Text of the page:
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Canadian History for Kids: Tom Longboat

This year marks the 100th anniversary of the outbreak of World War One and Canadian History for Kids have assembled 31 remarkable stories about incredible people, places and events which helped shape our amazing nation.

There are many significant stories to be told about the ‘war to end all wars’.

A grateful nation never forgets a hero.

In February 1916, Tom Longboat put aside his racing career to serve during the First World War. And what a racing career!

Tom Longboat was born at Ohsweken, on the Six Nations Reserve near Brantford, Ontario, on July 4, 1887. His Onondaga Indian name was Cogwagee. When he began to race competitively, he developed the ability to save enough energy to sprint just before the finish line. This became the amazing feature of his racing style.

Longboat’s first important road race took place in 1906 when he won the “Around the Bay” marathon in Hamilton, Ontario. Winning that event made him an instant celebrity and clearly established him as one of the favourites for any long-distance race he would enter.

Tom Longboat won the 1907 Boston Marathon in the record time of 2:25:004, to become the world’s premier marathoner. He also won Toronto’s famous Ward’s Island Marathon from 1906 through 1908.

Before winning the world famous Boston Marathon in 1907, Tom Longboat was unsuccessfully challenged by Lewis Edwin Marsh at Hamilton’s popular Irish-Canadian Games. A former aid and coach of Longboat, Marsh is best remembered each year as Canada’s top male and female athletes are presented with the annual Lou Marsh Trophy.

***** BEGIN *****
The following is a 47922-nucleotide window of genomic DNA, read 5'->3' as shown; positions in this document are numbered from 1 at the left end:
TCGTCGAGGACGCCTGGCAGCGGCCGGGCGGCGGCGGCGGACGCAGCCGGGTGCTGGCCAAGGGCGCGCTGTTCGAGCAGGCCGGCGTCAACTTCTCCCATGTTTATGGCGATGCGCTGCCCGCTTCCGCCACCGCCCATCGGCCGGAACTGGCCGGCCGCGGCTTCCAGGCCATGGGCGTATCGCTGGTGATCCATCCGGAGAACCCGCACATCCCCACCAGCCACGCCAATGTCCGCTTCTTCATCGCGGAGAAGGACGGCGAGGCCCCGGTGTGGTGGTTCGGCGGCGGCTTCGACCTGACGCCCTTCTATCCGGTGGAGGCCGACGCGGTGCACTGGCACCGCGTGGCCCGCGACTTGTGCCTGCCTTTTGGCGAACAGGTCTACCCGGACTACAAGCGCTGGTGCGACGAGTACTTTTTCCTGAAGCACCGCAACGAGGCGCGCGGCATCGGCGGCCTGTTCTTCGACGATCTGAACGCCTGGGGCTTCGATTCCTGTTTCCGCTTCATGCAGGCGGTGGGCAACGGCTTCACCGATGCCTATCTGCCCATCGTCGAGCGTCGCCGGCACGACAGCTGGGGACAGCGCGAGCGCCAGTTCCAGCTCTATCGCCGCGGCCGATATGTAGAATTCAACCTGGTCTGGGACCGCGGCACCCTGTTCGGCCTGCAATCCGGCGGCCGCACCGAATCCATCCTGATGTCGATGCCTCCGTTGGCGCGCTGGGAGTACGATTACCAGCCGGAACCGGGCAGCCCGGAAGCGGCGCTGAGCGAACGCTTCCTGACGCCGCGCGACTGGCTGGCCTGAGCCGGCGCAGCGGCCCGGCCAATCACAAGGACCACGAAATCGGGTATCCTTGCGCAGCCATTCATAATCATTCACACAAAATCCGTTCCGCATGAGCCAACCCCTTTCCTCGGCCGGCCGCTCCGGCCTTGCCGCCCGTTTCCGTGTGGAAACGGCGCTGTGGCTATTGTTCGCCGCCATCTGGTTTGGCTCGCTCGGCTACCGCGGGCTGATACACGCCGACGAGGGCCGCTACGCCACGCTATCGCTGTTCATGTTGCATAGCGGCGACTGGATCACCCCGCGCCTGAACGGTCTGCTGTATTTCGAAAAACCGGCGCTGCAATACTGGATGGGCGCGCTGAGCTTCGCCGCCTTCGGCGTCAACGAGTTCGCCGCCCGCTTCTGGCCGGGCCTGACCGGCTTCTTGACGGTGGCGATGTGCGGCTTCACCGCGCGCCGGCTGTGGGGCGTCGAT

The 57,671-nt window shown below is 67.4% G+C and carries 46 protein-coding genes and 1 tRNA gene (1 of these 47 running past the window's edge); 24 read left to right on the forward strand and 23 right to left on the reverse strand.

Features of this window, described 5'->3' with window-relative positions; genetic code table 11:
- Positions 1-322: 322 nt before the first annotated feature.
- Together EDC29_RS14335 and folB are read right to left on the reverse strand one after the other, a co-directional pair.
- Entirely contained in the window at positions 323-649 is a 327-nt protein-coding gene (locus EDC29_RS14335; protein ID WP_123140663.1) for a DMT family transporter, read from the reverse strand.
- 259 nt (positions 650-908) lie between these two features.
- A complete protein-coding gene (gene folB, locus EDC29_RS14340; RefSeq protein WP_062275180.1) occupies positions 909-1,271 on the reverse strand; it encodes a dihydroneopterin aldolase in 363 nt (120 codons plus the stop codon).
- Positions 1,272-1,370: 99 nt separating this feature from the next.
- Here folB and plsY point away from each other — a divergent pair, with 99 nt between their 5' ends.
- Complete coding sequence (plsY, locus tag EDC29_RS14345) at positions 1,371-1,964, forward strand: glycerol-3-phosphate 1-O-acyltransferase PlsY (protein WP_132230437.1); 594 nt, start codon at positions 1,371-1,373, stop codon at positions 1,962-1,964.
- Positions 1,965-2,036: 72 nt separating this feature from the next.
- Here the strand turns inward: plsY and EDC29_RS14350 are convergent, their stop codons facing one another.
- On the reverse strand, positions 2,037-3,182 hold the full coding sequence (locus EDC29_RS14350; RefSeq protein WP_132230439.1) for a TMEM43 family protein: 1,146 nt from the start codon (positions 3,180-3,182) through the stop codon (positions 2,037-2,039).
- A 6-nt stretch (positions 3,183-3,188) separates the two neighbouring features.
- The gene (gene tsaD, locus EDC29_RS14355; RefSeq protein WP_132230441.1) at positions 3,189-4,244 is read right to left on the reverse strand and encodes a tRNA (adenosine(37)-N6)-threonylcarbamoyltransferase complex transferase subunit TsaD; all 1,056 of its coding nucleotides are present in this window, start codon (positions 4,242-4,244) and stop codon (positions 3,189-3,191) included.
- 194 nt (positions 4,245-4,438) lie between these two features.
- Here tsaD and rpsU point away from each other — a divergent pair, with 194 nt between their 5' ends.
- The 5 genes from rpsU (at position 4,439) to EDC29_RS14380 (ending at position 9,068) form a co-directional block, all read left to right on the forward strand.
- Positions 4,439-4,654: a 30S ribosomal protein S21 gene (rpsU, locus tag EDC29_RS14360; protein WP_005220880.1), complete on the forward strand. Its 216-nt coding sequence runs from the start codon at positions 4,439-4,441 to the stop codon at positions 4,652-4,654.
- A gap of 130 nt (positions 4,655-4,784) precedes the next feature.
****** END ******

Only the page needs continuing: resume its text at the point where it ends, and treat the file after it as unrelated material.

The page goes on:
He entered the Olympic marathon in London, England, in 1908 but unfortunately collapsed after twenty miles, along with several other leading runners, and a rematch was organized the same year at Madison Square Garden in New York City. Longboat won this race, turned professional, and in 1909 at the same venue won the title of Professional Champion of the World in another marathon.

In February 1916, he put aside his racing career to serve during the First World War. Private Longboat was a dispatch carrier with the 107th Pioneer Battalion of the Canadian Expeditionary Force. In a time before wide-spread radio communications, he used his running skills to deliver messages between units on the front lines in France. It was a dangerous task – he was wounded twice and was even once officially declared dead – but did not let serving in the Canadian Army stop him from competing. He found the chance to race overseas in events like the Canadian Corps Dominion Day competitions in 1918. Longboat returned to Canada in 1919 and would go on to become a member of the Canada’s Sports Hall of Fame and the Indian Hall of Fame.

After the war Longboat returned to Canada and settled in Toronto where he worked until 1944. He retired to the Six Nations Reserve and died of pneumonia on January 9, 1949.

Longboat’s achievements as a marathoner, prior to World War I, brought him recognition as one of Canada’s greatest athletes. On July 17, 1985, Parks Canada unveiled a plaque at the Six Nations Sports Centre commemorating his superb career as one of the world’s premier Marathon runners.

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